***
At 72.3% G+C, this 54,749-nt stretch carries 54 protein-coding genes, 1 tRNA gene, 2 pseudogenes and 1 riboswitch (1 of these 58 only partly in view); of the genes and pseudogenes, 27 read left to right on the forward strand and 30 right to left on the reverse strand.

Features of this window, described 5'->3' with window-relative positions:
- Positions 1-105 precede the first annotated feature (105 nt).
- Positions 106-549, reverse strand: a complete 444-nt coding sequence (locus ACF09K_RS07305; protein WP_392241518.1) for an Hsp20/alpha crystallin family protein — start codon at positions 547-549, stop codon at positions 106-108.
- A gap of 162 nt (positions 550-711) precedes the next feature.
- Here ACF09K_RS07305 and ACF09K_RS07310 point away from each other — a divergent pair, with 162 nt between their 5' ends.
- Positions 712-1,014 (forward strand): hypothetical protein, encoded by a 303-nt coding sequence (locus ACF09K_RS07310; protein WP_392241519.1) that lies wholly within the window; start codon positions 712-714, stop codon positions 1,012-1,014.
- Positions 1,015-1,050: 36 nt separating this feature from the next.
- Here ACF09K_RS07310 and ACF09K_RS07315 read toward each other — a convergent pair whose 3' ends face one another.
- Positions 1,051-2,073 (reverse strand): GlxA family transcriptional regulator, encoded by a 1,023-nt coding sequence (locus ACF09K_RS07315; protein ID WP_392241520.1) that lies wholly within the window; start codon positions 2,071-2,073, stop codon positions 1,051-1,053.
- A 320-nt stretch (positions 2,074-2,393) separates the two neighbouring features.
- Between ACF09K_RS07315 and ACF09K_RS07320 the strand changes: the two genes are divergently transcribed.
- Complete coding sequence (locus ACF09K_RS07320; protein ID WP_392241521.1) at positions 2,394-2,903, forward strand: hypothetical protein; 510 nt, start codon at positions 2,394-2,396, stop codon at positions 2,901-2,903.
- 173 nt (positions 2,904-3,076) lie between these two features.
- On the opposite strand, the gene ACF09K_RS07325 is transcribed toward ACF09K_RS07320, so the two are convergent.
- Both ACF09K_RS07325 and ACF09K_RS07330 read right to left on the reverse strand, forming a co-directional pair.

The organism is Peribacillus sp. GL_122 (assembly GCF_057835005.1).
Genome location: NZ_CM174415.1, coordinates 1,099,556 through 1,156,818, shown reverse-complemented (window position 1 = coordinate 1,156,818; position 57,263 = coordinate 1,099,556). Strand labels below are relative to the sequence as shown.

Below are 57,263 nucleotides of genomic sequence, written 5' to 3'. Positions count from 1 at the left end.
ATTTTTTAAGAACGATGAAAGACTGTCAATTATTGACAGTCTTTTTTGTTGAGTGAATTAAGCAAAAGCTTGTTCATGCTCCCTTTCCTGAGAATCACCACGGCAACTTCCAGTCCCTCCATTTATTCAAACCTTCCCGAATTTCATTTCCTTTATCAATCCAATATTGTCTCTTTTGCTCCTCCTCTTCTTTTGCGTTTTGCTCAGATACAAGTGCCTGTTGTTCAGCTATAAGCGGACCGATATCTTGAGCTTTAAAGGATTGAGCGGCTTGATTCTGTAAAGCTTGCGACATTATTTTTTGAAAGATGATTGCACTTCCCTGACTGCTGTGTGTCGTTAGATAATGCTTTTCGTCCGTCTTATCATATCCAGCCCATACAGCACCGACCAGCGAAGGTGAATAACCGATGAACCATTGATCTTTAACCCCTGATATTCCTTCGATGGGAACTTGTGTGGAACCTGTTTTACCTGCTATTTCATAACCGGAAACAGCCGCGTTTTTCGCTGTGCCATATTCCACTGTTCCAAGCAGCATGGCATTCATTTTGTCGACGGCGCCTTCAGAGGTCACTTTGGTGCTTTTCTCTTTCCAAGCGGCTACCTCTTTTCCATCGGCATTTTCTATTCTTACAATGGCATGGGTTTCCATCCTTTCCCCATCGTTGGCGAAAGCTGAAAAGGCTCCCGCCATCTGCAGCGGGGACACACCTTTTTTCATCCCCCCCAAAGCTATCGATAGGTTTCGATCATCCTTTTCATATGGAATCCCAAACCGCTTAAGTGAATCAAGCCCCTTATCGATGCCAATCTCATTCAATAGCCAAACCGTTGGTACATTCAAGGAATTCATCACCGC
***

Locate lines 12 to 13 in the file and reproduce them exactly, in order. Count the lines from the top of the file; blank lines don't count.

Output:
- Between ACF09K_RS07315 and ACF09K_RS07320 the strand changes: the two genes are divergently transcribed.
- Complete coding sequence (locus ACF09K_RS07320; protein ID WP_392241521.1) at positions 2,394-2,903, forward strand: hypothetical protein; 510 nt, start codon at positions 2,394-2,396, stop codon at positions 2,901-2,903.